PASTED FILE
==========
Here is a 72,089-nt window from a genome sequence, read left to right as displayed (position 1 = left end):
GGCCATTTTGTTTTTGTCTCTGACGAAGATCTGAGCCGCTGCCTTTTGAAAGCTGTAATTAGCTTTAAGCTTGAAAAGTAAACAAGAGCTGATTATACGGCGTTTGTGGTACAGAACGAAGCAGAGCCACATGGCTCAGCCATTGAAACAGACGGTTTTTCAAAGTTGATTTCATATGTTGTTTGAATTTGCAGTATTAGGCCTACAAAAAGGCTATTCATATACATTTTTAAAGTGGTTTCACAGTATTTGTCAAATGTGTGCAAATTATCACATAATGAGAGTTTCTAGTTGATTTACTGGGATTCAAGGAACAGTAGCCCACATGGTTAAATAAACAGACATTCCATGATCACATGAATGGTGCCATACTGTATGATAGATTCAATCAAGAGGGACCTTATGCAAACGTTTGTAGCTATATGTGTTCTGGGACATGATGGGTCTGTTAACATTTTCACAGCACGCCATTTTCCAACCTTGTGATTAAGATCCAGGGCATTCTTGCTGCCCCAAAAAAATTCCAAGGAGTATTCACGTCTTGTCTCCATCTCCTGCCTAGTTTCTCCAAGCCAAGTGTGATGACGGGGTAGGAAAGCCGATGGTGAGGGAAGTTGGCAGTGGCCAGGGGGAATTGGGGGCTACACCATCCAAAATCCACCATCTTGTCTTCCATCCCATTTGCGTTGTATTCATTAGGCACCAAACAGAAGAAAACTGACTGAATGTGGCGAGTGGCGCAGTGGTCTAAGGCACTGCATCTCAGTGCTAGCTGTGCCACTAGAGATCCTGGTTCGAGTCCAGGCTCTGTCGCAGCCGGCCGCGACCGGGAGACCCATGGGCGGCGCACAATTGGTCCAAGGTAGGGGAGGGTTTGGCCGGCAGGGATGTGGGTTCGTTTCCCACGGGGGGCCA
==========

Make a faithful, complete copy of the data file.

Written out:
Here is a 72,089-nt window from a genome sequence, read left to right as displayed (position 1 = left end):
GGCCATTTTGTTTTTGTCTCTGACGAAGATCTGAGCCGCTGCCTTTTGAAAGCTGTAATTAGCTTTAAGCTTGAAAAGTAAACAAGAGCTGATTATACGGCGTTTGTGGTACAGAACGAAGCAGAGCCACATGGCTCAGCCATTGAAACAGACGGTTTTTCAAAGTTGATTTCATATGTTGTTTGAATTTGCAGTATTAGGCCTACAAAAAGGCTATTCATATACATTTTTAAAGTGGTTTCACAGTATTTGTCAAATGTGTGCAAATTATCACATAATGAGAGTTTCTAGTTGATTTACTGGGATTCAAGGAACAGTAGCCCACATGGTTAAATAAACAGACATTCCATGATCACATGAATGGTGCCATACTGTATGATAGATTCAATCAAGAGGGACCTTATGCAAACGTTTGTAGCTATATGTGTTCTGGGACATGATGGGTCTGTTAACATTTTCACAGCACGCCATTTTCCAACCTTGTGATTAAGATCCAGGGCATTCTTGCTGCCCCAAAAAAATTCCAAGGAGTATTCACGTCTTGTCTCCATCTCCTGCCTAGTTTCTCCAAGCCAAGTGTGATGACGGGGTAGGAAAGCCGATGGTGAGGGAAGTTGGCAGTGGCCAGGGGGAATTGGGGGCTACACCATCCAAAATCCACCATCTTGTCTTCCATCCCATTTGCGTTGTATTCATTAGGCACCAAACAGAAGAAAACTGACTGAATGTGGCGAGTGGCGCAGTGGTCTAAGGCACTGCATCTCAGTGCTAGCTGTGCCACTAGAGATCCTGGTTCGAGTCCAGGCTCTGTCGCAGCCGGCCGCGACCGGGAGACCCATGGGCGGCGCACAATTGGTCCAAGGTAGGGGAGGGTTTGGCCGGCAGGGATGTGGGTTCGTTTCCCACGGGGGGCCA